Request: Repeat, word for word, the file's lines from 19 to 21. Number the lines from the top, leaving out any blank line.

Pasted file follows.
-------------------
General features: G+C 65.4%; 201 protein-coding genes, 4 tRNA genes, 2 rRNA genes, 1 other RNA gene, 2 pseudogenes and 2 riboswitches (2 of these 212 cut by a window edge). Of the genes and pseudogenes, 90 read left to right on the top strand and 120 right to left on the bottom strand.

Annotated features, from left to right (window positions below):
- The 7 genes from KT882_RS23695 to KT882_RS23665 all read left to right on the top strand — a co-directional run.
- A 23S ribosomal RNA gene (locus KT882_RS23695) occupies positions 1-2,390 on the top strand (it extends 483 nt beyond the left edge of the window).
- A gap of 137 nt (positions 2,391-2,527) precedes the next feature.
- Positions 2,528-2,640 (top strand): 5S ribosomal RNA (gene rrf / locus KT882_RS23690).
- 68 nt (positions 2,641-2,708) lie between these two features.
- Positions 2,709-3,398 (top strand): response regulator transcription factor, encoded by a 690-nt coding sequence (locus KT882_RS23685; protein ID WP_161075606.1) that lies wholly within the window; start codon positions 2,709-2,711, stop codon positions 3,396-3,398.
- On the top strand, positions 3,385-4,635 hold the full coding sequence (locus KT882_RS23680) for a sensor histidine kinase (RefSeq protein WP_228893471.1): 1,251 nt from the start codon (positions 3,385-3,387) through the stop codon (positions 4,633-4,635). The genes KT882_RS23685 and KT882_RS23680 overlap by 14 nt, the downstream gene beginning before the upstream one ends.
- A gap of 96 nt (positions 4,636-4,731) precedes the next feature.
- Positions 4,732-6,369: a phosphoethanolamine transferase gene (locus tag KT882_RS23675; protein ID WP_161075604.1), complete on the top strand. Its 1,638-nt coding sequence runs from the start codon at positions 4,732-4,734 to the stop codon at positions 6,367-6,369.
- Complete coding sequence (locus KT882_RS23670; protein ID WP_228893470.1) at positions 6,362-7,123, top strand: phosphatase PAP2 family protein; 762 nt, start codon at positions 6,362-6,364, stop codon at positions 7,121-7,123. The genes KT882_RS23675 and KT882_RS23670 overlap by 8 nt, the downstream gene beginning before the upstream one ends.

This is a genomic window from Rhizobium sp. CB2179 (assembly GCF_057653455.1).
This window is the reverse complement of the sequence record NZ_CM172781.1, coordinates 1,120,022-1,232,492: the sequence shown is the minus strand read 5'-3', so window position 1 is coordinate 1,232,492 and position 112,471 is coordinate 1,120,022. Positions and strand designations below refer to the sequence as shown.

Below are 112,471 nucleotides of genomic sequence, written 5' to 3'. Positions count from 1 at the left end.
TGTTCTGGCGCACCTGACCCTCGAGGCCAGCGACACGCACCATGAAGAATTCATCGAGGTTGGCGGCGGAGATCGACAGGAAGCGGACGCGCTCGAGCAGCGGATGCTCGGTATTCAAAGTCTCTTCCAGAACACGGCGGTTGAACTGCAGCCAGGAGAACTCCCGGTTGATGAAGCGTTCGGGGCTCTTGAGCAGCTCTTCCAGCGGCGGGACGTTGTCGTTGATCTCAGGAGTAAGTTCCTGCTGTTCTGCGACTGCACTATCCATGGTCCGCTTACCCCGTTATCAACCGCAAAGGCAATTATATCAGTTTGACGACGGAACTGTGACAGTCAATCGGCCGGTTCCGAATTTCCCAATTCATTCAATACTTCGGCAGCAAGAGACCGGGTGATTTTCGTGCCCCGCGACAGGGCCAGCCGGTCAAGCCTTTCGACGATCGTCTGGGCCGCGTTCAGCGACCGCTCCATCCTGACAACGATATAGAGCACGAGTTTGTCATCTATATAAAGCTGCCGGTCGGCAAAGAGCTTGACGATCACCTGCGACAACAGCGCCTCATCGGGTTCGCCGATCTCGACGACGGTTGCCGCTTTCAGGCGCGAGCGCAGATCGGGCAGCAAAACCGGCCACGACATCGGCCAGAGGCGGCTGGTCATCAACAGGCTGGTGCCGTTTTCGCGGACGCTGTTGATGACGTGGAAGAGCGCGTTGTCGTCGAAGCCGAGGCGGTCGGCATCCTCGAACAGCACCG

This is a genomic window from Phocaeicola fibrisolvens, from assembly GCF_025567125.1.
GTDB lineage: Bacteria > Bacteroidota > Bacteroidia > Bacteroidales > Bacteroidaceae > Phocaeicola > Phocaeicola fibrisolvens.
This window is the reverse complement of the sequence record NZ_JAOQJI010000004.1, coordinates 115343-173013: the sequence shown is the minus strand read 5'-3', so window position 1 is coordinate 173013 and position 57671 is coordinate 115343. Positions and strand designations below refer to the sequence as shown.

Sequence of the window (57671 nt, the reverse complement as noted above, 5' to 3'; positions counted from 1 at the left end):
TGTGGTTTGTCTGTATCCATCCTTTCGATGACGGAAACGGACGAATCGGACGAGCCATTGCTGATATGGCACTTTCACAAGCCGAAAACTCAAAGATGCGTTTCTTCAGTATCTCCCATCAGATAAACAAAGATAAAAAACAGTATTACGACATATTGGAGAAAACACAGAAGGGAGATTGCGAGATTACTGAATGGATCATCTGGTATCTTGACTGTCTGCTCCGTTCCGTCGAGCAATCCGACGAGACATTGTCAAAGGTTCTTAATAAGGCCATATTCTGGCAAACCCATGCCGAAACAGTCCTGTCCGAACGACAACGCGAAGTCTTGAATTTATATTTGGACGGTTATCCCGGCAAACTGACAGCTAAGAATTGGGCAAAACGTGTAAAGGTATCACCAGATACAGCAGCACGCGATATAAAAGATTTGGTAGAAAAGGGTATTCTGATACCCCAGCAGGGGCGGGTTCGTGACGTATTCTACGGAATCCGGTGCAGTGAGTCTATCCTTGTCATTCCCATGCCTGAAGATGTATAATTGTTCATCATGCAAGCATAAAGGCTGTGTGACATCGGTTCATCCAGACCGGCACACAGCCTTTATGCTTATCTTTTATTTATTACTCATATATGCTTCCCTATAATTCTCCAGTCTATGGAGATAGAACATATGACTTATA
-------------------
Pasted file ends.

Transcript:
This window is the reverse complement of the sequence record NZ_JAOQJI010000004.1, coordinates 115343-173013: the sequence shown is the minus strand read 5'-3', so window position 1 is coordinate 173013 and position 57671 is coordinate 115343. Positions and strand designations below refer to the sequence as shown.

Sequence of the window (57671 nt, the reverse complement as noted above, 5' to 3'; positions counted from 1 at the left end):
TGTGGTTTGTCTGTATCCATCCTTTCGATGACGGAAACGGACGAATCGGACGAGCCATTGCTGATATGGCACTTTCACAAGCCGAAAACTCAAAGATGCGTTTCTTCAGTATCTCCCATCAGATAAACAAAGATAAAAAACAGTATTACGACATATTGGAGAAAACACAGAAGGGAGATTGCGAGATTACTGAATGGATCATCTGGTATCTTGACTGTCTGCTCCGTTCCGTCGAGCAATCCGACGAGACATTGTCAAAGGTTCTTAATAAGGCCATATTCTGGCAAACCCATGCCGAAACAGTCCTGTCCGAACGACAACGCGAAGTCTTGAATTTATATTTGGACGGTTATCCCGGCAAACTGACAGCTAAGAATTGGGCAAAACGTGTAAAGGTATCACCAGATACAGCAGCACGCGATATAAAAGATTTGGTAGAAAAGGGTATTCTGATACCCCAGCAGGGGCGGGTTCGTGACGTATTCTACGGAATCCGGTGCAGTGAGTCTATCCTTGTCATTCCCATGCCTGAAGATGTATAATTGTTCATCATGCAAGCATAAAGGCTGTGTGACATCGGTTCATCCAGACCGGCACACAGCCTTTATGCTTATCTTTTATTTATTACTCATATATGCTTCCCTATAATTCTCCAGTCTATGGAGATAGAACATATGACTTATA